IOTA Hackathon – Lessons Learned: Fraud Detection (Part 1)

The IOTA Hackathon took place from Nov 17 to Nov 19 in Gdansk, Poland. Software developers from all over Europe came together to put to test the IOTA Platform with various use cases. The event was sponsored by IOTA, Baltic Data Science (blockchain and big data service), Datarella (blockchain and big data consultancy) and Bright Inventions (mobile app development). Four teams of developers and software experts formed around various use cases and competed for 4,200 IOTA in prize money.

This article describes the lessons learned by the „Freedom Pass“ team, which Kira Nezu from Datarella coached. The technical part of the lessons learned can be found here „IOTA Hackathon – Lessons Learned: Fraud Detection (Part 2)“ by the team member Jonatan Bergqvist. The team placed 2nd in the competition.

1. The Task

The team was joined by Bogdan Vacusta, who brought a real-life challenge from the London Council to the IOTA Hackathon. London Councils issue „Freedom Passes“ to disabled residents which allow them to use public transport within the city free of charge. Prior to the issuance of a Freedom Pass, one must obtain a doctor’s certificate to prove disability.

Pizza boxes served as flipcharts for use case scenarios

Unfortunately, scammers have successfully been photoshopping doctor’s certificates for perfectly healthy London residents. No one knows for sure how many Freedom Passes have been issued under false pretenses but the number is likely in the thousands. London Councils have no procedure in place to verify if a certificate has been faked. A simple alert, when one doctor has issued an unusually high number of certificates would be a huge step in successfully detecting fraud.  This step alone could save the public tens of millions of Pounds per year with the help of IOTA.

London Councils loose tens of millions of Pounds per year to fraud

The team’s task was to build a Proof of Concept (PoC) to prevent fraud. So, how can IOTA be used for fraud detection?

2. The Solution

The team decided to create a transaction from the doctor to the applicant, thus certifying the disability of the applicant on the IOTA Tangle. If an anomaly in the number of issued certificates of a doctor occurs, the system alerts the London Councils.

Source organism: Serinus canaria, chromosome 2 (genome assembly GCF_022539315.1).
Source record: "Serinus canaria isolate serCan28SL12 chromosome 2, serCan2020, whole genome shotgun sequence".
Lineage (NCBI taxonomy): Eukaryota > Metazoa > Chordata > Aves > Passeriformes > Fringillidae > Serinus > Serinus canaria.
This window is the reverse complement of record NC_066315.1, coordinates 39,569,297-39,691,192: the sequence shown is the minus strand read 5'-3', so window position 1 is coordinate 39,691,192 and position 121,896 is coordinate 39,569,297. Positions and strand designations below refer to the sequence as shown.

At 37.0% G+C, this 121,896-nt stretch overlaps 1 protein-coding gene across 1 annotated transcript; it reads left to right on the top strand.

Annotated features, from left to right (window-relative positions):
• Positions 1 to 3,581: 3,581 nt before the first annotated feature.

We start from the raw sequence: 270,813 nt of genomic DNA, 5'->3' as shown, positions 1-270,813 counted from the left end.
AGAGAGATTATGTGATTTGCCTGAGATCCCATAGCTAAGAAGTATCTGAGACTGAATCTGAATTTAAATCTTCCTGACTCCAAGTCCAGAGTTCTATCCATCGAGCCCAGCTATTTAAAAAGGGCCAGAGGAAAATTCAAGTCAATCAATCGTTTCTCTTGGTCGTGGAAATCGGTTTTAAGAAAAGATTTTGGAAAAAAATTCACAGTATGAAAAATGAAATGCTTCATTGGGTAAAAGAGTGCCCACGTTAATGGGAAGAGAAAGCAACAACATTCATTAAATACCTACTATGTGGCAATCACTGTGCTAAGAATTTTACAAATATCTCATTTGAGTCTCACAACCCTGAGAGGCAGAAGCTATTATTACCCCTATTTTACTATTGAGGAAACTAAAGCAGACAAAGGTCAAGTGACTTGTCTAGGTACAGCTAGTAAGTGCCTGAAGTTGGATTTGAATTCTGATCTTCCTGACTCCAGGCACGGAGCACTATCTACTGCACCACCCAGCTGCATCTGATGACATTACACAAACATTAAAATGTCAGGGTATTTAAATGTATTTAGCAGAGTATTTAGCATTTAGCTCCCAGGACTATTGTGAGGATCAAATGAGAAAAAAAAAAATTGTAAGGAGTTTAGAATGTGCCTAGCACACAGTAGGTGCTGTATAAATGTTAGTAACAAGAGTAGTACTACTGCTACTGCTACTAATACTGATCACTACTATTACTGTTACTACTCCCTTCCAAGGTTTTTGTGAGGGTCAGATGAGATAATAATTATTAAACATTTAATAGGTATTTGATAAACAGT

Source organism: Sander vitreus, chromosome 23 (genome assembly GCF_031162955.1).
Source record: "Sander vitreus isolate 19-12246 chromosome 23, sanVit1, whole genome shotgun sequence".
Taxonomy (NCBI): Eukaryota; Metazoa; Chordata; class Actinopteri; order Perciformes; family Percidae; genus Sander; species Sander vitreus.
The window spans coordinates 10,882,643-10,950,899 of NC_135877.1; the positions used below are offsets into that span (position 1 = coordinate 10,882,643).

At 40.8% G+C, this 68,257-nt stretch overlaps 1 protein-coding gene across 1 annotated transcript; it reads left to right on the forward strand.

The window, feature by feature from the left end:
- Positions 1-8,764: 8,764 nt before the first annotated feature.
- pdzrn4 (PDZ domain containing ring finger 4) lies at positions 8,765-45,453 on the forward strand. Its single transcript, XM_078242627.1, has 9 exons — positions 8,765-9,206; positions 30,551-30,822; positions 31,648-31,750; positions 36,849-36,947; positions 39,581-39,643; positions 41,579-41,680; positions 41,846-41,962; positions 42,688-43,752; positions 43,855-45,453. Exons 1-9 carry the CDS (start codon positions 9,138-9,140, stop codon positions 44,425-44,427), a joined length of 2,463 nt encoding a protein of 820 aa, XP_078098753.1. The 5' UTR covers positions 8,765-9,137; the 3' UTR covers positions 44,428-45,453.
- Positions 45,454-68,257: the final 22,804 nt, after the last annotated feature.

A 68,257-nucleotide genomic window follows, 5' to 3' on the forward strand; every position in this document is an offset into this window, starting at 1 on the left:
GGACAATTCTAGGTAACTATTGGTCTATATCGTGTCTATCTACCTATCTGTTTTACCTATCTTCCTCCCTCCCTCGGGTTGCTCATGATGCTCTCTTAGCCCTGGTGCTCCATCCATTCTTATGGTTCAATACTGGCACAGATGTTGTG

In an ideal scenario, the doctor would issue this digital certification from an app (mobile or web based), signing the transaction with her private key (this measure would actually help prevent fraud). Given the short timeframe at the IOTA Hackathon (less than 24h), the team chose to create sample data and to carry out the transaction on the doctor’s behalf for the PoC. A local database would be fed the details of the doctor and the applicant, as to identify them. So, the system for the PoC was to include the following components:

  1. An input form for doctor and applicant data
  2. An interface to the IOTA Tangle
  3. A database with doctor and applicant data
  4. A backend which analyses the data
  5. A frontend for the London Councils with a list of alerts
System Architecture for fraud detection with IOTA. From the doctor’s ID and applicant’s National Insurance Number, a Seed is generated (you can think of a „Seed“ as a key to access your data on IOTA).

3. The Process

Here’s is how it works:

1. Entering the data
The doctor’s and applicant’s data is entered via a web-based user interface (the team actually populated the database by writing a JavaScript method that wrote the fake data directly to the database, so this UI – although functionable – was not needed for the PoC. You can learn more about this in part 2 of the lessons learned):

User interface for entering application data

2. Certification
The data is written to the local database. Simultaneously a transaction – symbolizing the disability certificate – from the doctor to the applicant is immutably written to the IOTA Tangle. The transaction ID is, in turn, written to the local database adding the ability to prove that the certification has taken place.

3. Analysis & Reporting
The backend analyses the data and alerts the officials in case of any anomalies. ie. (If one doctor has issued unusally many certificates within a certain time frame.)

Anomaly report for issues doctor’s certificates

What we learned

We completed our goal within the timeframe despite running into issues due to working with an immature system along the way.  In the end, we managed to create a Proof of Concept perfectly suitable for the setting of the IOTA Hackathon.

We did run into a few issues along the way which must be addressed by the IOTA team in order to improve the system and make it fit for future use cases:

Speed of transactions: On the IOTA testnet we experienced long wait times when confirming transactions. Submitted transactions confirmed in ~1 minute, reading transactions took circa ~3-5 minutes or more depending on the amount of data. This may be a testnet issue independent of the mainnet.

The Documentation was not up to date, there was missing information and what documentation existed was somtimes misleading (i.e. Properties marked as optional are actually required, not obvious that a replayTransaction function creates a completely new transaction, sending message instead of transaction the sender is not documented on the tangle …)